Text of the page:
What: Yes, hemp seeds come from the same Cannabis species as marijuana. However, they've been bred with drastically lower levels of the psychoactive chemical THC. Buy them whole or shelled (also called hulled). The shelled seeds taste milder and pack more nutrients; the whole seeds give you more crunch and fiber.
Why: Among seeds and nuts, hemp tops the list for protein: Two tablespoons have an impressive 24 percent of your daily requirement. It's a high-quality protein, too, with a balance of all the essential amino acids.
How: Stir into baked goods, or toast and add a handful to salads.
What: Also known as pepitas, these flat olive-green seeds are sold with or without their white shells.
Why: Shelled pumpkin seeds offer plenty of protein and energy-producing magnesium, and 1/4 cup delivers a third of your daily requirement of immunity-protecting zinc. The seeds contain most of the nutrients, but the shell provides extra fiber.
How: Mix dried pumpkin seeds with a little oil and salt; season and roast for 15 to 20 minutes. Use shelled seeds as a garnish for creamy soups.
What: The seeds of the sesame plant, native to Africa and India, lend a delicate taste and crunch to everything from sushi to hamburger buns.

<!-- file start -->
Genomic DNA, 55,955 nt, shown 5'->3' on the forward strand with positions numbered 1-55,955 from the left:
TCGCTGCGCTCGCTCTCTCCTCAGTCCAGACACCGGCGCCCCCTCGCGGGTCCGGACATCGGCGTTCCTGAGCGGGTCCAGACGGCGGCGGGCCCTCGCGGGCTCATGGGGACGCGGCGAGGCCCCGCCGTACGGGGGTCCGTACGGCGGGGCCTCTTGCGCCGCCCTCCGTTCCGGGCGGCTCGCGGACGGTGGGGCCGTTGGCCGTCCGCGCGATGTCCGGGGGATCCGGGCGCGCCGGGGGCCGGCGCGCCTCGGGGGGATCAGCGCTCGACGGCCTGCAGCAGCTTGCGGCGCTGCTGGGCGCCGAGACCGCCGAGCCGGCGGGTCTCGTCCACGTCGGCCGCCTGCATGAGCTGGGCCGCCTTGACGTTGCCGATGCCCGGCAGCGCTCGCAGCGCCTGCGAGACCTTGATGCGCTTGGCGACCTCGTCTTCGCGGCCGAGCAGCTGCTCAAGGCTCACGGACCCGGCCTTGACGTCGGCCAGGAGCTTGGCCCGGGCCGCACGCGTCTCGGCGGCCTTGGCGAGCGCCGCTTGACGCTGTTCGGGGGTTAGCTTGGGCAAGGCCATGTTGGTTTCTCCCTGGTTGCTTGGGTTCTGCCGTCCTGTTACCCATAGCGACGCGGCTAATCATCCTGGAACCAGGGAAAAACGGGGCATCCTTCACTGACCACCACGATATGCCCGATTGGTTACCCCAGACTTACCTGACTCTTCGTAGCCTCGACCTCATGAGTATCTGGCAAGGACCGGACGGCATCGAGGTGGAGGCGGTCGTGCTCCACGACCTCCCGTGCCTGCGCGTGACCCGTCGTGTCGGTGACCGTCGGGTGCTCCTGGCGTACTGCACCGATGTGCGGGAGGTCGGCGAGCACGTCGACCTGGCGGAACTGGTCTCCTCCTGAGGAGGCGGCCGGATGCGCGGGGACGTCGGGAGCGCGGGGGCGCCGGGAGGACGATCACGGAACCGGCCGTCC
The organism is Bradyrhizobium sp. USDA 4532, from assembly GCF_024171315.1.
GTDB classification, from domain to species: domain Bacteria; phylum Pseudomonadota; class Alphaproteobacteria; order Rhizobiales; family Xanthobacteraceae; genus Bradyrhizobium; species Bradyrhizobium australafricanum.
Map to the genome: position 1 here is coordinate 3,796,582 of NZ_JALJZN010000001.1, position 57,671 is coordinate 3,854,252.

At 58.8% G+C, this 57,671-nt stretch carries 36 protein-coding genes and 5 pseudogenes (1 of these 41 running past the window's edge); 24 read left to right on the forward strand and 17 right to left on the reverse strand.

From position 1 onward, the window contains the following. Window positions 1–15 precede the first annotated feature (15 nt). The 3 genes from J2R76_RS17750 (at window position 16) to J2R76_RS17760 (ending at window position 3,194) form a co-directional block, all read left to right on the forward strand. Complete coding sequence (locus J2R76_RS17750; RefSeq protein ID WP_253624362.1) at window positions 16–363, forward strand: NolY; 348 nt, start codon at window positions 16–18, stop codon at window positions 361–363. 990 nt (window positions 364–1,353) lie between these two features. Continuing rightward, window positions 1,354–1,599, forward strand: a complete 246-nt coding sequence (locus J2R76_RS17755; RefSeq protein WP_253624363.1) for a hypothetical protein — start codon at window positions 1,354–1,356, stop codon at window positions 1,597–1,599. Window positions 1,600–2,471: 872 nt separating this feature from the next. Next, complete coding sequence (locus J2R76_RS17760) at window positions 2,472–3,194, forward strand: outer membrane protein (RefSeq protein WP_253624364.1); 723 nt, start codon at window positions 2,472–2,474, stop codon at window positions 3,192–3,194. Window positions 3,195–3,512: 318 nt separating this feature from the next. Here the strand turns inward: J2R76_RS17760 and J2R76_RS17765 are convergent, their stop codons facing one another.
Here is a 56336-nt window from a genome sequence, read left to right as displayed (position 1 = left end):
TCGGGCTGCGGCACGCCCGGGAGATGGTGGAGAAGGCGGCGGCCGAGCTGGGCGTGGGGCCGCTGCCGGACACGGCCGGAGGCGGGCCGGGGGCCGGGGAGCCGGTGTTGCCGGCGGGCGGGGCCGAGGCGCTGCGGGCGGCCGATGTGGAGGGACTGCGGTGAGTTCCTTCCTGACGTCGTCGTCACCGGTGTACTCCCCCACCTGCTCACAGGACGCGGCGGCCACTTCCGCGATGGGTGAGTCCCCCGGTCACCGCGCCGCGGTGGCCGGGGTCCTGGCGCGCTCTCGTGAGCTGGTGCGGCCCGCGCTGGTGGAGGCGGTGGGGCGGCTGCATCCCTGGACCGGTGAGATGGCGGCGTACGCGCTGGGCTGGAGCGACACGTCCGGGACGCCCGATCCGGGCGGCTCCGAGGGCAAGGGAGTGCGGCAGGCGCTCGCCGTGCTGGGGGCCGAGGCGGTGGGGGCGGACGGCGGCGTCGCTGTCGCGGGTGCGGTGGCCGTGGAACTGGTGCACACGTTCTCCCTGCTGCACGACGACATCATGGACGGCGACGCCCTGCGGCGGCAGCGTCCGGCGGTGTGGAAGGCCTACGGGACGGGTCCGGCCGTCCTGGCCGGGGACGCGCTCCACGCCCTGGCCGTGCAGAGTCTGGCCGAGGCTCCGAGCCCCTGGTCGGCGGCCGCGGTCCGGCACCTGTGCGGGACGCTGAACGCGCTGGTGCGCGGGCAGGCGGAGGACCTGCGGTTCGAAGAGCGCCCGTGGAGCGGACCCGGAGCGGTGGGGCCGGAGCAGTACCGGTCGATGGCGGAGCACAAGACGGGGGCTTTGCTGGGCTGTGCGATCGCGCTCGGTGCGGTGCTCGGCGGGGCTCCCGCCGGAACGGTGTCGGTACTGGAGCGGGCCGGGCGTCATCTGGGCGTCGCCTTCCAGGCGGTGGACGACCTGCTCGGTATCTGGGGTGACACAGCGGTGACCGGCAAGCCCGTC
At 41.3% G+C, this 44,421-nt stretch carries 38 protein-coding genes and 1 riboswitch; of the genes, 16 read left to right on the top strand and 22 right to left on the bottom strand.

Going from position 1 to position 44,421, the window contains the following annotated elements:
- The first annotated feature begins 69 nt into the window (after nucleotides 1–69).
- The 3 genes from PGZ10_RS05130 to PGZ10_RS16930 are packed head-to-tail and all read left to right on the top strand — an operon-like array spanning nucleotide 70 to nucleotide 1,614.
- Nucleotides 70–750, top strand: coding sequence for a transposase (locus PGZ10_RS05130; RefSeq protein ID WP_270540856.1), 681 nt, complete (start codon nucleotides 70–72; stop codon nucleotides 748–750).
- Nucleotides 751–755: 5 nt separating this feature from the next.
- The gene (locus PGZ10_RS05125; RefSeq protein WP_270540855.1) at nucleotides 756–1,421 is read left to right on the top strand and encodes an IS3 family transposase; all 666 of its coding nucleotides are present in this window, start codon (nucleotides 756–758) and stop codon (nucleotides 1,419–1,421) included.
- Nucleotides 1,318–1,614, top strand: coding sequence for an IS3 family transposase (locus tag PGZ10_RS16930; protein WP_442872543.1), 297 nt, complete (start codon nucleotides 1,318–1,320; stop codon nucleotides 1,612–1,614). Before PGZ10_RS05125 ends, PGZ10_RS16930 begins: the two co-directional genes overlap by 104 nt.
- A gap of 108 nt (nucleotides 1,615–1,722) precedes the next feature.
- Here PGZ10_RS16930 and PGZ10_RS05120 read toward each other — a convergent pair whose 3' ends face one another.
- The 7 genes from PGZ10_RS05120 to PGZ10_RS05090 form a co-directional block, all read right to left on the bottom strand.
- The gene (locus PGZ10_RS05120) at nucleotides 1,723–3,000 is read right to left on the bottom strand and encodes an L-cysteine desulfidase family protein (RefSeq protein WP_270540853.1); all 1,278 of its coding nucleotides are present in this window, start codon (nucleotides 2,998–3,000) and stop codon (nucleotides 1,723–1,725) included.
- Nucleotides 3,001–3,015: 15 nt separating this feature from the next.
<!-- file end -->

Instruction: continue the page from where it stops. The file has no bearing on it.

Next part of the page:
Why: Tiny but potent, sesame seeds contain more cholesterol-lowering phytosterols than any other seed or nut. They're also rich in minerals such as iron, copper, selenium, and magnesium.
How: Lightly toast them in a pan and sprinkle on sauteed or broiled fish.
What: For more than 500 years, Native Americans in the Southwest have relied on chia seeds for food and medicine.
Why: They're loaded with omega-3s, calcium, and antioxidants. One ounce of chia seeds also contains a whopping 43 percent of your daily fiber.
How: Blend a tablespoon with yogurt, fruit, and honey for a smoothie.
What: These brown and golden seeds come from a multitasking plant that's also used to make linen.
Why: Flax seeds contain a trifecta of powerful cardio-protective nutrients: omega-3 fatty acids, fiber, and lignans.
How: Spoon ground flax on top of warm cereals. In muffin recipes, replace one egg with one tablespoon ground flax mixed with three tablespoons water.
What: The kernels of the yellow North American flower were first grown for food 5,000 years ago in the Southwest.
Why: Full of disease-fighting antioxidant power, just 1/4 cup of sunflower seeds offers 82 percent of the vitamin E and 34 percent of the selenium you need in a day. They also contain 20 percent of your folate requirement.
How: Toss a handful each of sunflower seeds and Parmesan over whole-wheat pasta drizzled with lemon-infused olive oil, or add to rice dishes (after cooking) for a texture and flavor boost.